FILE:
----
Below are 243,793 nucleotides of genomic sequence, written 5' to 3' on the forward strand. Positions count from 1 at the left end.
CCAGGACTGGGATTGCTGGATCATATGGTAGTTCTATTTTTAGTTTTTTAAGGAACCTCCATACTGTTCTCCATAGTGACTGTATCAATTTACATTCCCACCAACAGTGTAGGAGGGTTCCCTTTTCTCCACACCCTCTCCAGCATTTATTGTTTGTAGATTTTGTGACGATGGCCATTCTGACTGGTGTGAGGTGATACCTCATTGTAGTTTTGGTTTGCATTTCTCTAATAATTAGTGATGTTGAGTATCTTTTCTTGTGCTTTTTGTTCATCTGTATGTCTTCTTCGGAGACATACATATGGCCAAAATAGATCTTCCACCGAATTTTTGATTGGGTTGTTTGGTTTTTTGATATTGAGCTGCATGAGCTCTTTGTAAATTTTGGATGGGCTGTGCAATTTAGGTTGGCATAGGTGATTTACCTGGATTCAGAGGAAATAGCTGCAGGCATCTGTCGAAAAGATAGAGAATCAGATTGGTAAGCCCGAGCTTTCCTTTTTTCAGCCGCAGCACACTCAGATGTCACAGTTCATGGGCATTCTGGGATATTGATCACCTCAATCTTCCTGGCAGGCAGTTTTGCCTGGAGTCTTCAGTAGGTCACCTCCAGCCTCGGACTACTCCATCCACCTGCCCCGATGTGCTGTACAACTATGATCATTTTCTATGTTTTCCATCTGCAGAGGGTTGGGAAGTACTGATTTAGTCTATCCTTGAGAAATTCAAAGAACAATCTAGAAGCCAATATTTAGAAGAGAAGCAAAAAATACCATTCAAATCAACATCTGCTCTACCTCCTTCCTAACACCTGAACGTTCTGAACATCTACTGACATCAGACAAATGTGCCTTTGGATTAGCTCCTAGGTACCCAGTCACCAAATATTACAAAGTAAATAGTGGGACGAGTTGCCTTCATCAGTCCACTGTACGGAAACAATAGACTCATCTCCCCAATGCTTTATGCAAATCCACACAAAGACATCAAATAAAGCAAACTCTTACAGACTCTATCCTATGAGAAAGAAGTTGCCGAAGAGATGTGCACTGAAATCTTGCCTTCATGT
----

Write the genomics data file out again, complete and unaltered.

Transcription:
Below are 243,793 nucleotides of genomic sequence, written 5' to 3' on the forward strand. Positions count from 1 at the left end.
CCAGGACTGGGATTGCTGGATCATATGGTAGTTCTATTTTTAGTTTTTTAAGGAACCTCCATACTGTTCTCCATAGTGACTGTATCAATTTACATTCCCACCAACAGTGTAGGAGGGTTCCCTTTTCTCCACACCCTCTCCAGCATTTATTGTTTGTAGATTTTGTGACGATGGCCATTCTGACTGGTGTGAGGTGATACCTCATTGTAGTTTTGGTTTGCATTTCTCTAATAATTAGTGATGTTGAGTATCTTTTCTTGTGCTTTTTGTTCATCTGTATGTCTTCTTCGGAGACATACATATGGCCAAAATAGATCTTCCACCGAATTTTTGATTGGGTTGTTTGGTTTTTTGATATTGAGCTGCATGAGCTCTTTGTAAATTTTGGATGGGCTGTGCAATTTAGGTTGGCATAGGTGATTTACCTGGATTCAGAGGAAATAGCTGCAGGCATCTGTCGAAAAGATAGAGAATCAGATTGGTAAGCCCGAGCTTTCCTTTTTTCAGCCGCAGCACACTCAGATGTCACAGTTCATGGGCATTCTGGGATATTGATCACCTCAATCTTCCTGGCAGGCAGTTTTGCCTGGAGTCTTCAGTAGGTCACCTCCAGCCTCGGACTACTCCATCCACCTGCCCCGATGTGCTGTACAACTATGATCATTTTCTATGTTTTCCATCTGCAGAGGGTTGGGAAGTACTGATTTAGTCTATCCTTGAGAAATTCAAAGAACAATCTAGAAGCCAATATTTAGAAGAGAAGCAAAAAATACCATTCAAATCAACATCTGCTCTACCTCCTTCCTAACACCTGAACGTTCTGAACATCTACTGACATCAGACAAATGTGCCTTTGGATTAGCTCCTAGGTACCCAGTCACCAAATATTACAAAGTAAATAGTGGGACGAGTTGCCTTCATCAGTCCACTGTACGGAAACAATAGACTCATCTCCCCAATGCTTTATGCAAATCCACACAAAGACATCAAATAAAGCAAACTCTTACAGACTCTATCCTATGAGAAAGAAGTTGCCGAAGAGATGTGCACTGAAATCTTGCCTTCATGT